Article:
So, as I'm soaking and scrubbing off the sticky, sardine residue off of lures, I sort out the "swimmers" from the "non swimmers".

Huh? What the heck does that mean?

Well, within the fishing community that I belong to, a "swimmer" is a lure that catches fish. A "non swimmer" does not. It's pretty easy to tell the difference.

Here's a "swimmer."  Notice all the scratch marks on the tail end. This is from the teeth of countless salmon that couldn't resist the action of the lure.
Definitely a "non swimmer." This lure was fished on multiple trips and it looks like it's brand new. Since I don't want this lure in my 2018 line up, it was separated from the "swimmers" and put in box of gear which will be sold at a garage sale to be held at a later date (some day, Jane, I promise). Here's a bit of advice for you, reader of the blog: don't be tempted to buy slightly used fishing lures at a garage sale or Ebay. Most likely it's someone trying to get rid of unproductive lures. Just sayin', wink, wink....
A final bit of advice I'll leave with you about lures. If you're on a guided fishing trip and you get to choose, always grab the lure that has the most teeth marks and the most paint missing. Not to say a lure that is being fished for the first time won't be effective, but why not start with one that has a proven track record. A well loved lure is hard to beat




Beaver Creek Cabins & Guide Service

Saturday, February 10, 2018

Ice Fishing: Elephant Lake


About a fifteen minute drive from Beaver Creek lies Elephant Lake. If you want to know how the name was chosen, it's pretty easy to figure this out when you look at the outline of the lake on a map. If Rorshach tests aren't your thing, I'll give you a hint: the elephant trunk is the south end of the lake.

This beautiful, little lake is 340 acres and is stocked by ADFG with rainbow trout, arctic char, coho (kokanee), and steelhead. I've fished this lake in the summer many times, but I've never ice fished there. That changed last week.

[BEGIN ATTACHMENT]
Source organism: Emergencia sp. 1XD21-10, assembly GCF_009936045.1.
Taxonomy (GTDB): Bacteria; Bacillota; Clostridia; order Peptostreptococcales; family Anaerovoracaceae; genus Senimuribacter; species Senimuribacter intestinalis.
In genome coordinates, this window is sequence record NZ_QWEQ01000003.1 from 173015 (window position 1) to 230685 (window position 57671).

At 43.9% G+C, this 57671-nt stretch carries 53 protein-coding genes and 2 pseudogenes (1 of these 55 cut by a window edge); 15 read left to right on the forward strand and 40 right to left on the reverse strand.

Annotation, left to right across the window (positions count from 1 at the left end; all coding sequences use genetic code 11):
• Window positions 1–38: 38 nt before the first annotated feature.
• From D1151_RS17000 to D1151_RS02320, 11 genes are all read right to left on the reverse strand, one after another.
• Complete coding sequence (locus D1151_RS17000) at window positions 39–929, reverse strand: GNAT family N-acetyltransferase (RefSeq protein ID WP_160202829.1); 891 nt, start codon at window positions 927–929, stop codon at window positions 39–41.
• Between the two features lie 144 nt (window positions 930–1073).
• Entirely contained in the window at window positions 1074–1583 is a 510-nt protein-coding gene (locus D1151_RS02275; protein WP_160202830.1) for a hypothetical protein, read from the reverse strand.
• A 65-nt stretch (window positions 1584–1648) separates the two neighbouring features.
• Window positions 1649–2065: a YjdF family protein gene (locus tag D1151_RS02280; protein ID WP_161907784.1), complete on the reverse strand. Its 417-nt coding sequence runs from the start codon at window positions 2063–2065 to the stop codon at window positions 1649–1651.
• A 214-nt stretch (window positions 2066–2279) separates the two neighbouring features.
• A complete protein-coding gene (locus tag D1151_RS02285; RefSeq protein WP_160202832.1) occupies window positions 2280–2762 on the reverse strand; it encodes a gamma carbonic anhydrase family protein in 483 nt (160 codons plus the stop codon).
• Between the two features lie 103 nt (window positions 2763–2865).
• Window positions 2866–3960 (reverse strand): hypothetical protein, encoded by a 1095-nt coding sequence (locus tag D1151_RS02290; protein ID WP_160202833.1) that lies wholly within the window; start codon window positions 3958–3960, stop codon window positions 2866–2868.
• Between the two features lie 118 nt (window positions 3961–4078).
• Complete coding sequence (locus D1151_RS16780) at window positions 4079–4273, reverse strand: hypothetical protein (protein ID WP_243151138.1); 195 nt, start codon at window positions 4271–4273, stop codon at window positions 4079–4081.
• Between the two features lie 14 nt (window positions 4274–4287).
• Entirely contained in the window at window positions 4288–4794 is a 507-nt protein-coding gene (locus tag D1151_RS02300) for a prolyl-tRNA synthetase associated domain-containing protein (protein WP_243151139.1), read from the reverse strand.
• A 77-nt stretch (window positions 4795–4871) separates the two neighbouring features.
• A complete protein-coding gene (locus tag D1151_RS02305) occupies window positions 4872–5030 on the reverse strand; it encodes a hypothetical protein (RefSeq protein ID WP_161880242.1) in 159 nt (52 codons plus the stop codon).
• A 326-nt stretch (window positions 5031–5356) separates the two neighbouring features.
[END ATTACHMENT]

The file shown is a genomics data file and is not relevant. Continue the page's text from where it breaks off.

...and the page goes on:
My original plan was to fish it alone, but after talking with a couple of buddies of mine, we put together a nice little crew. With kids, dogs, and snowmobiles in tow, this would be a great day, fish or no fish.
How was it? Well, we did catch and release a couple of fish. Here's Boo with his son Oliver and a nice Elephant Lake rainbow trout. An 18" arctic char was also caught, but it was released before I could capture the moment on my iPhone.

Was I disappointed with the fishing? No, not at all. It's been better for me by boat, but getting outside with friends made it a worthwhile day.   
Elephant Lake wasn't the only place I ice fished last week. I decided to go to an old favorite, Sport Lake. I met up with my neighbors, Rusty, Evelyn, and everyone's favorite beagle, Lilly, and it was an afternoon of non stop rainbow trout/kokanee action. As Evelyn says, "I like to catch, not fish" and Sport Lake is perfect for that.
Here's Lilly letting me know that there's fish down this hole.
The portable ice fishing house was set up on this day just in case it got too cold. With temperatures in the mid 20's, it was barely used.
My guide/coach Lilly letting me know I was jigging all wrong....

All in all, in a couple of hours we probably released 60 rainbow trout and kokanee. Nothing larger than 12", but still, not a bad way to spend a winter day.